Using Keynote Master Slides

One of my favorite things about Keynote it that Master Slides actually work. I've spent hundreds of hours in PowerPoint only to be forever frustrated with their master slides. Sometimes they worked like I expected, sometimes they didn't work at all. When I got my first copy of Keynote a few years ago, it was life-changing. It occurred to me that some people might be out there duplicating slides and changing text instead of simply using masters so I thought I'd run through a quick example or two on how we use them.

You probably know that we use ProPresenter for all our presentation to screen. However, we use Keynote extensively to create many of the slides that end up there. The most obvious use is for sermon notes. We have a wonderfully talented designer that produces all of our themed graphics, and part of that package is a notes background. I take that background, drop it into my Keynote masters (most of which simply have to be tweaked from series to series) and the presentation operators make the graphics. Here's how it works.

The first step is to create a presentation that matches your screen resolution—we use 1280x720 for our main screen. You can start with any of the Apple-supplied templates, but I recommend the basic white or black background. That will give you what you need without a lot of extras you don't. Next you'll need to view the Master Slides.

From the "View" icon, chose Show Master Slides.From the "View" icon, chose Show Master Slides.Once you have them in the sidebar, you can select them and start editing. Nearly every master slide will include a Title Text and a Body Text box. Those become the basis for my masters. You can change the fonts, shadow, color, position, size of the bounding box and a host of other options. New in iWork 09 is a checkbox that will auto-shrink text in a text box to fit the confines of the box. This can be a great help for scripture slides.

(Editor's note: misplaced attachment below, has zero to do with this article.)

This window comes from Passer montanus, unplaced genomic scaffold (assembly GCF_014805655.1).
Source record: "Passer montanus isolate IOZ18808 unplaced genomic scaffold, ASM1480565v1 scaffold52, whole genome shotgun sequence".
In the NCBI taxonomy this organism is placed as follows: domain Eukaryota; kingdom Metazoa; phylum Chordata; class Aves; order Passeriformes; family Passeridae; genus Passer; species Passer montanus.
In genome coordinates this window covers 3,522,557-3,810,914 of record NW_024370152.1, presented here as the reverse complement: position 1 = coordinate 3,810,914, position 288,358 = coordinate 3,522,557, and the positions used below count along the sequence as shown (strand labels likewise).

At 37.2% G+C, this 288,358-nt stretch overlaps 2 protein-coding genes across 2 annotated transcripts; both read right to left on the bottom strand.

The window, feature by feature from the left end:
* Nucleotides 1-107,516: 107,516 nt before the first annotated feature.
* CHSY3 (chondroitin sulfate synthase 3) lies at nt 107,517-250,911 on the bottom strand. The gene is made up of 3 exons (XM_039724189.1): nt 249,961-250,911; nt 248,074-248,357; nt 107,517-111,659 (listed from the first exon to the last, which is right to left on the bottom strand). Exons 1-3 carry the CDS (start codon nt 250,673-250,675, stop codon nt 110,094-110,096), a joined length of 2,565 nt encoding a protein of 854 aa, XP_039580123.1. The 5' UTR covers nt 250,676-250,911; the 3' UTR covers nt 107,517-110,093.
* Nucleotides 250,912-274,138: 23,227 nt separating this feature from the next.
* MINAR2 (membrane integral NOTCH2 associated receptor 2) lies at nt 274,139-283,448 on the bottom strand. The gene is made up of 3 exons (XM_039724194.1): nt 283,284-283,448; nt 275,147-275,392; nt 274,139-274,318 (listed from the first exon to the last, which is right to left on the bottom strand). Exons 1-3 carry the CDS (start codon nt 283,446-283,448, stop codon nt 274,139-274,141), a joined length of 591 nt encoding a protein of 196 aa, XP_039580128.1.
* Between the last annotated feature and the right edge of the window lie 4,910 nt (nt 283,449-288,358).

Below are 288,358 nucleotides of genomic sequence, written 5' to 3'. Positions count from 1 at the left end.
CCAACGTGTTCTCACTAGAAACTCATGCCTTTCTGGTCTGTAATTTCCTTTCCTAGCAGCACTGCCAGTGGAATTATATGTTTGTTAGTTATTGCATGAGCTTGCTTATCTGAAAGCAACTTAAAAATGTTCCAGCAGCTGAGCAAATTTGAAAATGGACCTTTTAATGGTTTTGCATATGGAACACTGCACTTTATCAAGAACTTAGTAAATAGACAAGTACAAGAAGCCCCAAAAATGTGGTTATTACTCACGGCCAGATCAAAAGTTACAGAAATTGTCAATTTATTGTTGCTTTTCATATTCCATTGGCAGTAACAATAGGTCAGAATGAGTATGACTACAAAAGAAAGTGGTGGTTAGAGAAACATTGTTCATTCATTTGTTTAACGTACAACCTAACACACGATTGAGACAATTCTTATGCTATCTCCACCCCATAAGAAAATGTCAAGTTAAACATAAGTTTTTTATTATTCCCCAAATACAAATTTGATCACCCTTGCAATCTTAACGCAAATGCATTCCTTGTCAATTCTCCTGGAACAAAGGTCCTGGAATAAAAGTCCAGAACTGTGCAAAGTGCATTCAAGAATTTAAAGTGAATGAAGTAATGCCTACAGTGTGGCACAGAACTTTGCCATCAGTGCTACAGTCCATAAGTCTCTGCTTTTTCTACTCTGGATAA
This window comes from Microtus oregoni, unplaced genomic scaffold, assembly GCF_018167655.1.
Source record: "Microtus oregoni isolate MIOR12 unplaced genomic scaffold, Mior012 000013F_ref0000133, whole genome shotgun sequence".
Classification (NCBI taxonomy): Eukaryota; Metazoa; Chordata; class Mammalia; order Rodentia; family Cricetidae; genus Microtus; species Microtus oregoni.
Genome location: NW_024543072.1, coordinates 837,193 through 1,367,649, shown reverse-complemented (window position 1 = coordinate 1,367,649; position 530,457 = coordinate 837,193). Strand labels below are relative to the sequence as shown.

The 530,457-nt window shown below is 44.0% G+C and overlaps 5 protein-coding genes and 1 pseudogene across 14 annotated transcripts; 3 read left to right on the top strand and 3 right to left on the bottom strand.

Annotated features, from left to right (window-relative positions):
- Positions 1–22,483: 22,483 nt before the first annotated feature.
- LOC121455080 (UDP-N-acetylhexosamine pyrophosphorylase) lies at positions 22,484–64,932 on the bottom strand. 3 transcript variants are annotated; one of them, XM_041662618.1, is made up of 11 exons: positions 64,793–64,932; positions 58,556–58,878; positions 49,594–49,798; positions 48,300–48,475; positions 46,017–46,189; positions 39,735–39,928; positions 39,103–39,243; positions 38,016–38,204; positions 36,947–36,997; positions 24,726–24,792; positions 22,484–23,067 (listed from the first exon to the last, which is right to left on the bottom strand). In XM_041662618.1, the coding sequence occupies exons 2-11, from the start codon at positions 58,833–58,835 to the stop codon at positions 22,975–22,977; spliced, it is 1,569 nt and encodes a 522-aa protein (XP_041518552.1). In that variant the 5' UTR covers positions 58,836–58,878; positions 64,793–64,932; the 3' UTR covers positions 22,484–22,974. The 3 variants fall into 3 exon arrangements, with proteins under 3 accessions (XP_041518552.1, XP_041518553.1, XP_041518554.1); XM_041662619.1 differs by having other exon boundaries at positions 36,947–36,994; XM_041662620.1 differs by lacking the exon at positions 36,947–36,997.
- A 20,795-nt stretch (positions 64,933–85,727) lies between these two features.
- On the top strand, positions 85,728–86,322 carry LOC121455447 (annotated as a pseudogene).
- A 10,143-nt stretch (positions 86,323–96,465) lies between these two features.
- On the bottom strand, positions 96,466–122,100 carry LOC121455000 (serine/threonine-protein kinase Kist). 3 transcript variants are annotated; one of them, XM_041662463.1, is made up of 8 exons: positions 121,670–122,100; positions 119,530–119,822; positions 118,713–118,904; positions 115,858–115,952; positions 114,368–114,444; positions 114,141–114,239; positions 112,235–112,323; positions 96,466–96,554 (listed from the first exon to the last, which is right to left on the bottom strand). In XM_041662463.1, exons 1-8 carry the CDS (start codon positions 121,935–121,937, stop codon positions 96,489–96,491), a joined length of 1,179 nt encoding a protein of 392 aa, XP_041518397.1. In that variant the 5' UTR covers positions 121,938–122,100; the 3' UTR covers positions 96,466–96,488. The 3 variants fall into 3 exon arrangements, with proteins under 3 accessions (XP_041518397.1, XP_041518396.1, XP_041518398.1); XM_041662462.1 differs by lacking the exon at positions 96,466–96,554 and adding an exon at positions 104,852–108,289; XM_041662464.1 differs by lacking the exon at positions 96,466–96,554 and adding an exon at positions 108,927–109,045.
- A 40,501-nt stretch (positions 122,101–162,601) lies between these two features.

I have created a whole series of masters that accommodate almost any likely sermon note slide request. And when a new one does come up, I'll make a new master for it. I create a current series Keynote master file that I lock in Finder so our presentation volunteers don't accidentally over-write it. If I have to add a master or tweak it, I simply unlock it, make the changes and re-lock. We save a new Keynote file every week.

Every time we change series, I drop the new background it the masters slides. I first delete the old one (no sense having it in there slowing things down), paste the new one in, then send it to back. I'll make any text position, format and color changes to match the design and we're done. I recommend hiding the Master slides once you're done editing. It's way too easy to select one when you're building a show and think you're creating a slide when you're actually editing a master. Don't ask me how I know this.

In use, masters couldn't be easier. When you click on the + button, a new slide is created. From the Masters menu, choose your template.

We'll select a template, in this case Scripture.We'll select a template, in this case Scripture.Once the slide is created, you simply double click each text box to edit. You can type whatever you need to in each box, though I find that time-consuming and error-prone. Since our pastor normally sends us a Word document with his slides, we simply copy and paste—with a twist. If you copy text from a Word file, for example, it's likely to be 12 pt. Times. When you paste that into your master text block it will appear as...12 pt. Times. What gives? I thought masters worked in Keynote? They do, but you need to paste correctly.

Once you double-click on the text box, Right-click and select "Paste and Match Style" from the dialog box. That will format your pasted text exactly the way the master text box is formatted. Perfect!

The key to cutting and pasting.The key to cutting and pasting.Once you get a good library of Master Slides, it takes but minutes to get the sermon notes formatted and ready for the screen. Once we're done creating the slides in Keynote, we export them as JPG files, import them into ProPresenter and display them from there. We could also play out from Keynote, but I like the easy, random access ProPresenter affords in case the sermon changes.

Today's post is brought to you by DPA Microphones. DPA's range of microphones have earned their reputation  for exceptional clarity,  high resolution, above all, pure, uncolored accurate sound. Whether recording or sound reinforcement, theatrical or broadcast, DPA's miking solutions have become the choice of professionals with uncompromising demands for sonic excellence.